WITH his head in his hands, Jeremy Aaron Brown sobbed from the docks of the Mackay Magistrates Court as he learned of the condition of his alleged victim.
The 22-year-old appeared charged with one count of grievous bodily harm after allegedly pushing 72-year-old Shirley Page over during a dispute, resulting in her suffering major head trauma.
The court heard Mrs Page, who remains in Mackay Base Hospital, had not regained consciousness since the event and her condition was deteriorating so badly she has been moved to palliative care with an inoperable brain bleed.
Mr Brown's defence barrister Phillip Moore made an application for bail for his client however it was strongly opposed by police prosecutor Senior Constable Duncan Erskine.
Snr Cost Erskine said Mrs Page's condition had been deteriorating since the incident and he had been made aware she was unlikely to survive - he made mention of charges potentially being upgraded.
He said the prosecution's evidence was that Mr Brown struck Mrs Page, resulting in her falling and hitting her head on the ground.
"Multiple witnesses corroborate this version of events," Snr Const Erskine said.
"Some of these witnesses were with the defendant at the time. The prosecution's evidence is strong."
Snr Const Erskine said when pushing a 72-year-old female to the ground, her head hitting the ground was a foreseeable consequence.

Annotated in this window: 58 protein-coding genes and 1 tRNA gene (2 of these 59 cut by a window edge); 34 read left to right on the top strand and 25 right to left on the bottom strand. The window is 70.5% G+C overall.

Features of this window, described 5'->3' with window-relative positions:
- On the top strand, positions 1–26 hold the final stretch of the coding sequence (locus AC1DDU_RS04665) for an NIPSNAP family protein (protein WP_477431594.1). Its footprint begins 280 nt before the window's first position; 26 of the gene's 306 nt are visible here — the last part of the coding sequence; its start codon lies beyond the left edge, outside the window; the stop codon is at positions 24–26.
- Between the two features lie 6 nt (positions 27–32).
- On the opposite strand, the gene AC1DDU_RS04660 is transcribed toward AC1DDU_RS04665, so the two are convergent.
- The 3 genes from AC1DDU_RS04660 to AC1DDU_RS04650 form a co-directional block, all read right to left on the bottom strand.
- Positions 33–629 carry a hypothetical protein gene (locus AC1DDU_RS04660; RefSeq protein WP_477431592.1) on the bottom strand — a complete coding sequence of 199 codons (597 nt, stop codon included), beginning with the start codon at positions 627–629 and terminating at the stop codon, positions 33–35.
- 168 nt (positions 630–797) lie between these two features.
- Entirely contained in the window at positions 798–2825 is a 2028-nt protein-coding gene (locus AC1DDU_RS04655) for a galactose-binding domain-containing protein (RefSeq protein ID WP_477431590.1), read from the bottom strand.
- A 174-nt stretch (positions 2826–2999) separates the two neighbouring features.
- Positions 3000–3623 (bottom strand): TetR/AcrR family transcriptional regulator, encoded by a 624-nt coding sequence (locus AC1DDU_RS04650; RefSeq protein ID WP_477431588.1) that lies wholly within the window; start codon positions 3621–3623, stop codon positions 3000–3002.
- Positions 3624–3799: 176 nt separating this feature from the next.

"This was an assault on a 72-year-old female who is totally unconscious in a bed as we speak. If found guilty, the defendant is likely to spend quite some time behind bars," he said.
Snr Const Erskine argued there was a strong risk of flight, claiming Mr Brown had no ties to the Mackay community, was temporarily staying with his girlfriend at the time and had previous history of breaching bail conditions and failing to appear.
"In December 2015, he was convicted of using a carriage service to threaten to kill somebody. He was given 18 months probation which he breached twice," Snr Const Erskine said.
However, defence barrister Mr Moore rebutted much of the argument.
"What your honour is faced with is a potential tragedy, but what we are dealing with is an application for bail," Mr Moore said.
"In terms of the lack of alleged ties, the defendant has been here in Queensland since 2015. He has been living with his who he refers to as his 'sister' due to the closeness of their relationship. She is in fact a witness and can't be his bail address and she lives in the unit complex (where the incident occurred).
"He may also have an unborn child. His girlfriend is three months pregnant and he has stepped up and is supporting her through the pregnancy."
Mr Moore argued if bail was denied, there was risk that he would be sitting in custody for an unreasonable amount of time awaiting trial.
"He is a 22-year-old with a limited criminal history of violence. Perhaps he is unable to control his temper," he said.
"He is not in show cause situation. He is simply not an unacceptable risk of re offending or flight. It was a neighbourhood dispute gone wrong."
Acting Magistrate Ronald Muirhead told Mr Brown he was facing serious charges and his past compliance with court orders was not good.
"I can't ignore that. My concern is you may not appear in court. The level of risk is unacceptable and bail is formally refused," he said.
Mr Brown was remanded to appear in Mackay Magistrates Court via videolink from prison on December 18, 2017 at 9am.
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